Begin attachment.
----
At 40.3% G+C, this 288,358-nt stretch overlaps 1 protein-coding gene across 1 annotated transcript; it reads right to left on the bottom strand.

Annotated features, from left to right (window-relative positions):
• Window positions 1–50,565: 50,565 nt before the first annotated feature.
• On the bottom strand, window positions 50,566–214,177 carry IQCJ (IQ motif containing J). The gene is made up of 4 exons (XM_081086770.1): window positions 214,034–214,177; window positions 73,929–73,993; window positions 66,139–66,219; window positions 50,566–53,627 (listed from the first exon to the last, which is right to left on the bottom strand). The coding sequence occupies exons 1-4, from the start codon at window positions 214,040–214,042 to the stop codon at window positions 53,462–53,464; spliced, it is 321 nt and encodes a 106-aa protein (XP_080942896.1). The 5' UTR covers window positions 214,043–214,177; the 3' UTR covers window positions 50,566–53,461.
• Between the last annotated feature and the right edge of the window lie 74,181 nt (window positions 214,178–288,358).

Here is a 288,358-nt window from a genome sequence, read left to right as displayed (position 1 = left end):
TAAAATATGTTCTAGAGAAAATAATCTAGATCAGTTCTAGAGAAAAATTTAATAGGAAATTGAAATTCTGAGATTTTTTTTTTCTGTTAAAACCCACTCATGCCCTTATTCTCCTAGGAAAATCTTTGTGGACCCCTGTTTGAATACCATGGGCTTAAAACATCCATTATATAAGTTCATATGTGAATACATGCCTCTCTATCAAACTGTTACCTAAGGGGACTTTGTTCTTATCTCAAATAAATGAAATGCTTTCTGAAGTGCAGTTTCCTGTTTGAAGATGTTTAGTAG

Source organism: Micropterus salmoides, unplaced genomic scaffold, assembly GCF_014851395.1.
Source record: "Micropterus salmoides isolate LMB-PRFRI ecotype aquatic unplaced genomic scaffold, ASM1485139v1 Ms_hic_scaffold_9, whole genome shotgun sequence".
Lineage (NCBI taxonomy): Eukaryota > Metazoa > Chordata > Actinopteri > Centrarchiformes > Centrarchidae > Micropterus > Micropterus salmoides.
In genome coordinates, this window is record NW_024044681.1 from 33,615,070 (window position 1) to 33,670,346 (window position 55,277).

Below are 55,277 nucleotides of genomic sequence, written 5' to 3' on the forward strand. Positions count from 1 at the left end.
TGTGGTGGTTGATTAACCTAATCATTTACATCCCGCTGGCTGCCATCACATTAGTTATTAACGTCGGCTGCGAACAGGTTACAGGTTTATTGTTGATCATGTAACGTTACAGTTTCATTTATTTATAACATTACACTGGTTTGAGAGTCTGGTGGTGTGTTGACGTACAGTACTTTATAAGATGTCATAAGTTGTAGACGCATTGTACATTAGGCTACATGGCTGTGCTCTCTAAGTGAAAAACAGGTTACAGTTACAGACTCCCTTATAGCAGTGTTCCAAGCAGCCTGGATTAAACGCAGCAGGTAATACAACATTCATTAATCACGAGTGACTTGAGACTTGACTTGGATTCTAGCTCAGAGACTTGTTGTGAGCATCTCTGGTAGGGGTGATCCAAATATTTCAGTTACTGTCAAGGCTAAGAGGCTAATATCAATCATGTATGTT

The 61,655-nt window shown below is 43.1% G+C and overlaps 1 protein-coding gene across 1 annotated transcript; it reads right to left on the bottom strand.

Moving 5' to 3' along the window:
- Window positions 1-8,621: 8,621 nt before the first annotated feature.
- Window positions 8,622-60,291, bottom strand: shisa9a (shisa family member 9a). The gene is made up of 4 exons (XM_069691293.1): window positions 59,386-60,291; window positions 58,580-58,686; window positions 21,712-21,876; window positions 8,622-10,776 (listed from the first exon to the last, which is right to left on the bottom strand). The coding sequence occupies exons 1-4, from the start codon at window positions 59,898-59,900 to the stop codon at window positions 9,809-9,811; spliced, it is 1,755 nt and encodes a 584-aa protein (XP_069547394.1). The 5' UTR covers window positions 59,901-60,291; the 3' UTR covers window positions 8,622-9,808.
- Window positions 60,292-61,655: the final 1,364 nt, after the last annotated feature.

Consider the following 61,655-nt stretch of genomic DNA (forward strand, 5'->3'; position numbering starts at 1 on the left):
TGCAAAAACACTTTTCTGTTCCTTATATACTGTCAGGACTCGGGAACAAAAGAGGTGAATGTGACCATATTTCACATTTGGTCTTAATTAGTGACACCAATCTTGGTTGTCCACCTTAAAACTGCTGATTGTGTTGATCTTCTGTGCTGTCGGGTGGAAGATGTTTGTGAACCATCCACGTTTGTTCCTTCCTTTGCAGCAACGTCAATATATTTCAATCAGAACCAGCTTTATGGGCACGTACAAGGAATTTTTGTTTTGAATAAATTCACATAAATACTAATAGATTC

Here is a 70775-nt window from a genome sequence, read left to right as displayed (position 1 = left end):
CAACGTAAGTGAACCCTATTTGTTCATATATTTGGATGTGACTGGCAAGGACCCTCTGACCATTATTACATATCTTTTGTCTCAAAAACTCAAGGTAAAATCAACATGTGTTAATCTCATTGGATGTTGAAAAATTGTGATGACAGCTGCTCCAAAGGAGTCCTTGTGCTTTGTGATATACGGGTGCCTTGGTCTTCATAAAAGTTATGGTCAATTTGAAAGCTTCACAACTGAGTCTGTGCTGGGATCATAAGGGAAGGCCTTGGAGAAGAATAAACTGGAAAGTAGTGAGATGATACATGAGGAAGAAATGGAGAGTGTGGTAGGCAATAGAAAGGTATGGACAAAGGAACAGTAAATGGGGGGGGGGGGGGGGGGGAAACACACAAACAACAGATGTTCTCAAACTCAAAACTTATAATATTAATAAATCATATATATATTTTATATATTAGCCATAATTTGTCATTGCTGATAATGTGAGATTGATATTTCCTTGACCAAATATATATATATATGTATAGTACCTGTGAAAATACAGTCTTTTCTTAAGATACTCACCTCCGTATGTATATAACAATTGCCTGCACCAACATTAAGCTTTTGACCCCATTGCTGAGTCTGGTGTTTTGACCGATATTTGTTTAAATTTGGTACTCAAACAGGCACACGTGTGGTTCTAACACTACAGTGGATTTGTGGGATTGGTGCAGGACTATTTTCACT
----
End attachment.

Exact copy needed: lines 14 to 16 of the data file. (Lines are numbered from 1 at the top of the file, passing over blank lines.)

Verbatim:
The 61,655-nt window shown below is 43.1% G+C and overlaps 1 protein-coding gene across 1 annotated transcript; it reads right to left on the bottom strand.

Moving 5' to 3' along the window:
- Window positions 1-8,621: 8,621 nt before the first annotated feature.